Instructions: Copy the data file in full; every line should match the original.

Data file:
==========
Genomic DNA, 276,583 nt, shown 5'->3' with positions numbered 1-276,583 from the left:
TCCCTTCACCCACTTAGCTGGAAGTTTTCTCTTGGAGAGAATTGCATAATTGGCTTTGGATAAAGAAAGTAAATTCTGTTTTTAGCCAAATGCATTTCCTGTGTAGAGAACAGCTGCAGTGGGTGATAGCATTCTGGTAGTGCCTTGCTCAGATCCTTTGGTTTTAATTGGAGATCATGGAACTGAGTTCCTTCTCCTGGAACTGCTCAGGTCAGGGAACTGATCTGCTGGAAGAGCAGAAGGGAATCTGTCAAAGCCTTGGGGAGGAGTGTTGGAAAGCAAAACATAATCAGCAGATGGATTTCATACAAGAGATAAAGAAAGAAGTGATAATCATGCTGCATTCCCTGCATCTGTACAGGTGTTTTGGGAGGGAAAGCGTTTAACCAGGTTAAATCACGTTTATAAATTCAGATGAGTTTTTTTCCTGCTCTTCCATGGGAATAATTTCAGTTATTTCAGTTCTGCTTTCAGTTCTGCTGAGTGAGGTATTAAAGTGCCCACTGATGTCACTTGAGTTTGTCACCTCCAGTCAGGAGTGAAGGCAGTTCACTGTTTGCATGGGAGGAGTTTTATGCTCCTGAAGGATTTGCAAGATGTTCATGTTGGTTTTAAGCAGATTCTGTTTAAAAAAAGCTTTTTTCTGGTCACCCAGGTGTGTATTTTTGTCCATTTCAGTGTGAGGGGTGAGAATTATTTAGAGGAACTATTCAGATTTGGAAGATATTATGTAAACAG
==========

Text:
Genomic DNA, 276,583 nt, shown 5'->3' with positions numbered 1-276,583 from the left:
TCCCTTCACCCACTTAGCTGGAAGTTTTCTCTTGGAGAGAATTGCATAATTGGCTTTGGATAAAGAAAGTAAATTCTGTTTTTAGCCAAATGCATTTCCTGTGTAGAGAACAGCTGCAGTGGGTGATAGCATTCTGGTAGTGCCTTGCTCAGATCCTTTGGTTTTAATTGGAGATCATGGAACTGAGTTCCTTCTCCTGGAACTGCTCAGGTCAGGGAACTGATCTGCTGGAAGAGCAGAAGGGAATCTGTCAAAGCCTTGGGGAGGAGTGTTGGAAAGCAAAACATAATCAGCAGATGGATTTCATACAAGAGATAAAGAAAGAAGTGATAATCATGCTGCATTCCCTGCATCTGTACAGGTGTTTTGGGAGGGAAAGCGTTTAACCAGGTTAAATCACGTTTATAAATTCAGATGAGTTTTTTTCCTGCTCTTCCATGGGAATAATTTCAGTTATTTCAGTTCTGCTTTCAGTTCTGCTGAGTGAGGTATTAAAGTGCCCACTGATGTCACTTGAGTTTGTCACCTCCAGTCAGGAGTGAAGGCAGTTCACTGTTTGCATGGGAGGAGTTTTATGCTCCTGAAGGATTTGCAAGATGTTCATGTTGGTTTTAAGCAGATTCTGTTTAAAAAAAGCTTTTTTCTGGTCACCCAGGTGTGTATTTTTGTCCATTTCAGTGTGAGGGGTGAGAATTATTTAGAGGAACTATTCAGATTTGGAAGATATTATGTAAACAG